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Tale of 2 Tails: Why Do Sharks and Whales Swim So Differently?
We hope you enjoyed this tale about tails.
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The graceful whale swims by undulating its wide tail up and down. And so does the shark, right?

Wrong.

Like other fish, sharks swim by moving their tails side to side. So, why do these two marine creatures — the shark and the whale — swim in such different ways? [What's the World's Largest Whale?]

Whales move their tails up and down because they evolved from mammals about 50 million years ago, said Kenneth Lacovara, a professor of paleontology and geology and the dean of the School of Earth & Environment at Rowan University in Glassboro, New Jersey.

"When quadrupedal [four-legged] mammals run, their spine flexes up and down," Lacovara told Live Science. Whales retained this anatomy, which allows them to gallop underwater, so to speak, Lacovara said.

The oldest known relation in the modern whale lineage is Pakicetus attocki, a four-legged, wolf-size mammal that likely had webbed feet. P. attocki lived on the edges of a shallow ocean and chowed down on fish about 50 million years ago, Live Science previously reported.

As evolution progressed, the lineage that led to whales became more, for lack of a better term, whale-like. For instance, the 35-million-year-old Basilosaurus lived in the water and measured about 60 feet (18 meters) long, as long as a bowling lane. However, the animal still had tiny, dog-size hind limbs, a remnant of its quadrupedal past, according to PastTime.org.

"[The limbs] were on their way to becoming vestigial appendages," Lacovara said. But, even as these vestigial limbs disappeared, whales were "retaining that same musculature that they got from their quadrupedal ancestors," he said.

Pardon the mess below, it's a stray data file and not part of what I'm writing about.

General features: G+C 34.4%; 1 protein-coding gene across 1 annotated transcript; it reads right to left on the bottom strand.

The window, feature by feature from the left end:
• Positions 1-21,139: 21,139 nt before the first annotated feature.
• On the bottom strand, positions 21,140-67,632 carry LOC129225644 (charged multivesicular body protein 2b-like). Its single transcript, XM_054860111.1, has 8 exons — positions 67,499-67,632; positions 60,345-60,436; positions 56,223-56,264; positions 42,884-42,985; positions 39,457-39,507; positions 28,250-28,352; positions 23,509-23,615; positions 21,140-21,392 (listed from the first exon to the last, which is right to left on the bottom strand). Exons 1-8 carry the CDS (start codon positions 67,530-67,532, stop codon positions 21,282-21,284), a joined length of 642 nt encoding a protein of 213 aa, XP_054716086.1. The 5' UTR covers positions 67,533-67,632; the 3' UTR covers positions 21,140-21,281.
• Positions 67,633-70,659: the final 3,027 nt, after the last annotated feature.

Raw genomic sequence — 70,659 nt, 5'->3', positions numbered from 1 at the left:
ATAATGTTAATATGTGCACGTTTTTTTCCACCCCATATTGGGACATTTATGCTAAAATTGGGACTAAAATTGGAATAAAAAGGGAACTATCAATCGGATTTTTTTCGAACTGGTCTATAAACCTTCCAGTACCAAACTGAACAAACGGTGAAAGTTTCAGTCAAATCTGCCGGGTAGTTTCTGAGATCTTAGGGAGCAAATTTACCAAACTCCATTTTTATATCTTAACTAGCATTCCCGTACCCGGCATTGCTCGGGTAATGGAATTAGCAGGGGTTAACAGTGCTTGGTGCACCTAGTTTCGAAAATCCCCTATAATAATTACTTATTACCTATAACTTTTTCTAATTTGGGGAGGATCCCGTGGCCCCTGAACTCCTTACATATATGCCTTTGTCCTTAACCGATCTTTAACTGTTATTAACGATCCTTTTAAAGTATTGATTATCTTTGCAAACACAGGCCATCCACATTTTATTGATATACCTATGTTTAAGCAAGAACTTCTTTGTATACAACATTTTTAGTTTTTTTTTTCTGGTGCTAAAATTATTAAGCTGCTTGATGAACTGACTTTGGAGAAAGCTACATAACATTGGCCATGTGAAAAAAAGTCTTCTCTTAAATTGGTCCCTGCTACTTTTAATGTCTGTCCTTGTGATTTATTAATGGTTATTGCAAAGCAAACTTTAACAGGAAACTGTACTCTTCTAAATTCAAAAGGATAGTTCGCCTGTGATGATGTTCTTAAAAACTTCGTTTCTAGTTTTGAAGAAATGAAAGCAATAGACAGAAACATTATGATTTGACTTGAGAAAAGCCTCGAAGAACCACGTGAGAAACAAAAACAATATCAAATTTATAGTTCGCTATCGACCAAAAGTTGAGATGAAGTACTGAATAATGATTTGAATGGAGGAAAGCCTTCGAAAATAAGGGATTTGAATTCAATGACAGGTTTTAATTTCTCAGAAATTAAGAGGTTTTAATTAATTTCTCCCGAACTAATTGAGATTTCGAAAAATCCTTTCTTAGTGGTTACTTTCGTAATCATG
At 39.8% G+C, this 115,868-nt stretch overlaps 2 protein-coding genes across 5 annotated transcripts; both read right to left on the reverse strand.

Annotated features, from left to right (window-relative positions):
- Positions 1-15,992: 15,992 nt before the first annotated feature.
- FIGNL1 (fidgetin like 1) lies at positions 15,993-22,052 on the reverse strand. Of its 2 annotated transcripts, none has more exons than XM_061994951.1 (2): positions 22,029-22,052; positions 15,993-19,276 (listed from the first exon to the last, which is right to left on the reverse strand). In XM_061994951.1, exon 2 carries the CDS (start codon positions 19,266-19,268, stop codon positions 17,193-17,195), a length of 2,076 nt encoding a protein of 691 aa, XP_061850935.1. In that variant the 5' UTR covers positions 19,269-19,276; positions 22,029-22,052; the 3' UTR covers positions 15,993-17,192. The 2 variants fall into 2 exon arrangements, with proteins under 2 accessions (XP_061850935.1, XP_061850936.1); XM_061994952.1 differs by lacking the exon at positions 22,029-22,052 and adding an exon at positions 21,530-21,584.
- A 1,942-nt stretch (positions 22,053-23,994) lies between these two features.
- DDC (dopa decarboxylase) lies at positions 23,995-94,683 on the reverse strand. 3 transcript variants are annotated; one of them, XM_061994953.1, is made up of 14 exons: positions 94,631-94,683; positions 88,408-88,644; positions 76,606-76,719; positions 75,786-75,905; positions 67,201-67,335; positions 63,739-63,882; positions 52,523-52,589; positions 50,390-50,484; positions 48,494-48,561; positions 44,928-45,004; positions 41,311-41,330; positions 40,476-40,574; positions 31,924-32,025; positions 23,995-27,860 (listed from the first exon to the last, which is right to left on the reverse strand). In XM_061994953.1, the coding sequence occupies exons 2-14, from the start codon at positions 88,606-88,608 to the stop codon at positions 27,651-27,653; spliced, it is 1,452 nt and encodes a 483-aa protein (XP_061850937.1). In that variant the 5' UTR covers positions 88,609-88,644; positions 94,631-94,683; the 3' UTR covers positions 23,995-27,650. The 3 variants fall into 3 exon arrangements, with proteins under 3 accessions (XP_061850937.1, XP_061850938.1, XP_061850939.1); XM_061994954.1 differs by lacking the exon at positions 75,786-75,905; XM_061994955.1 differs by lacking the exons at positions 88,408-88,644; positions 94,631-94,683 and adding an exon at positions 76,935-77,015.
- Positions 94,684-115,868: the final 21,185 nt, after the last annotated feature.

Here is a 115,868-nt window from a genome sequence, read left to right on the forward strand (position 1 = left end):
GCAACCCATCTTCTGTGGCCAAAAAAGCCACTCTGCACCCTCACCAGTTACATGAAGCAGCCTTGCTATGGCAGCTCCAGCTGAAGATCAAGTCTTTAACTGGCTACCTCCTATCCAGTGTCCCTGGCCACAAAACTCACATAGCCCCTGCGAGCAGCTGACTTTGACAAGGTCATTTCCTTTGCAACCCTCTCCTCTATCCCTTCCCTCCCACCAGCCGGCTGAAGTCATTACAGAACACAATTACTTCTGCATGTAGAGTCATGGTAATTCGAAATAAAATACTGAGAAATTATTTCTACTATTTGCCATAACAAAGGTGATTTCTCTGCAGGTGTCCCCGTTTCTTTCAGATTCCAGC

On the other hand, because sharks are fish, they move their tales back and forth. Even when fish first ventured onto land, they still moved in a side-to-side motion. For example, the 375-million-year-old Tiktaalik roseae, the first fish thought to venture out of the water, likely moved in a side-to-side motion, Lacovara said.  

In fact, many modern reptiles, such as lizards and snakes, still move in a side-to-side shimmy. As ancient animals evolved, some developed an up-and-down motion as their muscles and bones changed over time, Lacovara said.

This change didn't affect every animal, however. For instance, the mosasaur, an ancient sea reptile that lived during the dinosaur age, swam with a side-to-side stroke, even though its ancestors once lived on land. "Their ancestors probably hadn't shed that side-to-side motion" while they were terrestrial, Lacovara said.

In contrast, dinosaurs developed an up-and-down step, which is part of the reason for their success, as it helped them move faster than their lizard-like reptilian ancestors and crocodilian cousins, Lacovara said. Dinosaurs didn't move like lizards at all, he said. Rather, their limbs were under their bodies, "more like a horse than like a lizard, and their feet were hinged for straight-ahead motion."

However, for movement in the water, neither the side-to-side nor the up-and-down motion seems to offer an obvious advantage, Lacovara said. If one of those options were superior, there would be an evolutionary pressure to change, and there isn't an "evolutionary pressure to switch from an up-and-down motion to side-to-side motion [or vice versa]," he said.

Original article on Live Science.